In the field of political theory, liberalism often stands as one of the most ambiguous of ideological umbrellas. Those who use the badge of liberalism may disagree profoundly about the role of markets and states, the application of rights and the limits of democratic deliberation or oversight. What then unites diverse ‘liberalisms’? To answer this question convincingly, we need to descend from the lofty heights of theory and slogans and consider the emotional and historical roots of liberal positions. According to this view, before there was an ideology called liberalism’, there was a cluster of sentiments and practices which rendered later liberal theorising both possible and intellectually intelligible. What then is the emotional and historical superstructure of self-consciously liberal projects? My answer is that proto-liberal sensibilities emerge in the tender-hearted who find themselves exposed to sights of extreme cruelty. The emotions of liberalism begin when bodies are ravaged, silenced, bent, and broken. Such a starting point permits us to incorporate many within the liberal canon despite their antiquity. We must include first and foremost numerous nameless spectators, who in the privacy of their hearts rebelled against the burning of those the Church deemed ‘heretics’. In the same breath, we must include those who, despite social pressure, listened to those who offered heterodox opinions. Instead of turning such people over to the authorities, they listened, with respect and more than a little curiosity. It is thus not a foolish anachronism to find the embers of political liberalism in the fires that consumed Giordano Bruno or Marguerite Porete. Those who recoiled in revulsion before these charred bodies must be included psychologically in the history of a tradition that has always categorically rejected the right of authority to torture.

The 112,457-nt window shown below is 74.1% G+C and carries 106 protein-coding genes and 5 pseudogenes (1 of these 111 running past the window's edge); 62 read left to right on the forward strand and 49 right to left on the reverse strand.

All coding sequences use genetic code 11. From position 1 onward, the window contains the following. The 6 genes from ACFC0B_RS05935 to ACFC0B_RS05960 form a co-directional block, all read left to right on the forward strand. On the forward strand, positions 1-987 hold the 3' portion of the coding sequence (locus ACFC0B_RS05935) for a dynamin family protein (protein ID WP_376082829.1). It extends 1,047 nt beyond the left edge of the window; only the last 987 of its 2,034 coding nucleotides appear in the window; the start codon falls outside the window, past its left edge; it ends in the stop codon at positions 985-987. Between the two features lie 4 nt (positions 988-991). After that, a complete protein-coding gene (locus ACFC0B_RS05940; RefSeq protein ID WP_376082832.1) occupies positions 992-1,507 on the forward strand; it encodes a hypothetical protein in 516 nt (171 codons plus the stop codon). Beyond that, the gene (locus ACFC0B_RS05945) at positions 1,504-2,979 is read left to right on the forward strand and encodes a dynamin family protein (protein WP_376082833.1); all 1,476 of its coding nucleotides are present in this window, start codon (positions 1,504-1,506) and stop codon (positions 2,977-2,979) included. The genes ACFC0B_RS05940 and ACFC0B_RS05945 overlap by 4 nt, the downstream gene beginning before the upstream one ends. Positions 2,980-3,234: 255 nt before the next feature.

But there is another ingredient in this preference against cruelty, beyond the mere fact of moral revulsion. The same Medieval Church which permitted secular authorities to torture and kill religious subversives, placed the tortured body of Christ at the very centre of its moral and spiritual considerations. Through popular devotion to the Cross, everyday Christians were invited to empathise with their Saviour, weep with him, and feel his pain. While such ascetical practice, in the first instance, glorified suffering, rather than curtailed it, the believer’s identification with the crucified Christ doubtless had the effect of rendering these worshipers intensely aware of those who suffered. It is hard to trivialise cruelty when popular religion made the humiliations of the Passion a core preoccupation of the faithful. There is a small leap from this increased sympathy towards the brutalised, to reducing the caprice of the torturer in the name of pity. Indeed, it might be said that this excessive focus upon a sacred yet battered body, created a protest against cruelty previously unmatched in civilized life. Across the centuries, States and Empires had taken the view that limitless ruthlessness was the price for order. Millions of lives were crushed daily, through hard labour and slavery, to ensure that pyramids and palaces remained intact. Blood was the price for law. The Empire that had put Jesus’ to death even turned this dark reality into an entertaining spectacle for curious crowds. Cruelty was the norm of civilized life, not the exception. But in the bruised face of Christ the victims of callousness had possessed a voice and an advocate. The one who was crushed by violence rose again, a victor against the cruelty of the world. The primitive church’s faith in the Resurrection taught the downtrodden that cruelty was not an unbreakable power. Forces of life could triumph against the shadow of death.